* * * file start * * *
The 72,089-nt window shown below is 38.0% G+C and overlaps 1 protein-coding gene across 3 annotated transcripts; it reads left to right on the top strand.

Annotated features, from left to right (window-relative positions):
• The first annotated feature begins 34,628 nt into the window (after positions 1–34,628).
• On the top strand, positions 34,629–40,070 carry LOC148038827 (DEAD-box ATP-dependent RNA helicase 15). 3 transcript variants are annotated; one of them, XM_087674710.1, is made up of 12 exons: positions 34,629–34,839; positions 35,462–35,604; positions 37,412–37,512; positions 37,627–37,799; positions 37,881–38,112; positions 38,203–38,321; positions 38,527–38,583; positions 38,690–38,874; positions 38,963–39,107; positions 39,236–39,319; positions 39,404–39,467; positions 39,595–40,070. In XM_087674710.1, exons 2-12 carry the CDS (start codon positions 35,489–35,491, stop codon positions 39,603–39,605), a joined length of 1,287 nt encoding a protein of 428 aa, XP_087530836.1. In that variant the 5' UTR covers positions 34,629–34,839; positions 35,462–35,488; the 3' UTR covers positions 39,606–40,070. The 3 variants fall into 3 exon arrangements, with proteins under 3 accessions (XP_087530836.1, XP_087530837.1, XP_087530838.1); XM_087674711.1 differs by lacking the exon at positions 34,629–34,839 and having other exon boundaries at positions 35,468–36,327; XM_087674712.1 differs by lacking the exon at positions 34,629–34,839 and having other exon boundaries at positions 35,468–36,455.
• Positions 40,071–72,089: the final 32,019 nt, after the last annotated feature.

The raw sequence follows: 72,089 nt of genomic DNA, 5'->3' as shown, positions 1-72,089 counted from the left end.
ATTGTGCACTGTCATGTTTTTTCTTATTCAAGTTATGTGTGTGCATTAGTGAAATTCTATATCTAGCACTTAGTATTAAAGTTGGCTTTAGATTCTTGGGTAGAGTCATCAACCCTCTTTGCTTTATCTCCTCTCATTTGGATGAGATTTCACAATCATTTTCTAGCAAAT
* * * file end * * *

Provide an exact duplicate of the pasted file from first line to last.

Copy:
The 72,089-nt window shown below is 38.0% G+C and overlaps 1 protein-coding gene across 3 annotated transcripts; it reads left to right on the top strand.

Annotated features, from left to right (window-relative positions):
• The first annotated feature begins 34,628 nt into the window (after positions 1–34,628).
• On the top strand, positions 34,629–40,070 carry LOC148038827 (DEAD-box ATP-dependent RNA helicase 15). 3 transcript variants are annotated; one of them, XM_087674710.1, is made up of 12 exons: positions 34,629–34,839; positions 35,462–35,604; positions 37,412–37,512; positions 37,627–37,799; positions 37,881–38,112; positions 38,203–38,321; positions 38,527–38,583; positions 38,690–38,874; positions 38,963–39,107; positions 39,236–39,319; positions 39,404–39,467; positions 39,595–40,070. In XM_087674710.1, exons 2-12 carry the CDS (start codon positions 35,489–35,491, stop codon positions 39,603–39,605), a joined length of 1,287 nt encoding a protein of 428 aa, XP_087530836.1. In that variant the 5' UTR covers positions 34,629–34,839; positions 35,462–35,488; the 3' UTR covers positions 39,606–40,070. The 3 variants fall into 3 exon arrangements, with proteins under 3 accessions (XP_087530836.1, XP_087530837.1, XP_087530838.1); XM_087674711.1 differs by lacking the exon at positions 34,629–34,839 and having other exon boundaries at positions 35,468–36,327; XM_087674712.1 differs by lacking the exon at positions 34,629–34,839 and having other exon boundaries at positions 35,468–36,455.
• Positions 40,071–72,089: the final 32,019 nt, after the last annotated feature.

The raw sequence follows: 72,089 nt of genomic DNA, 5'->3' as shown, positions 1-72,089 counted from the left end.
ATTGTGCACTGTCATGTTTTTTCTTATTCAAGTTATGTGTGTGCATTAGTGAAATTCTATATCTAGCACTTAGTATTAAAGTTGGCTTTAGATTCTTGGGTAGAGTCATCAACCCTCTTTGCTTTATCTCCTCTCATTTGGATGAGATTTCACAATCATTTTCTAGCAAAT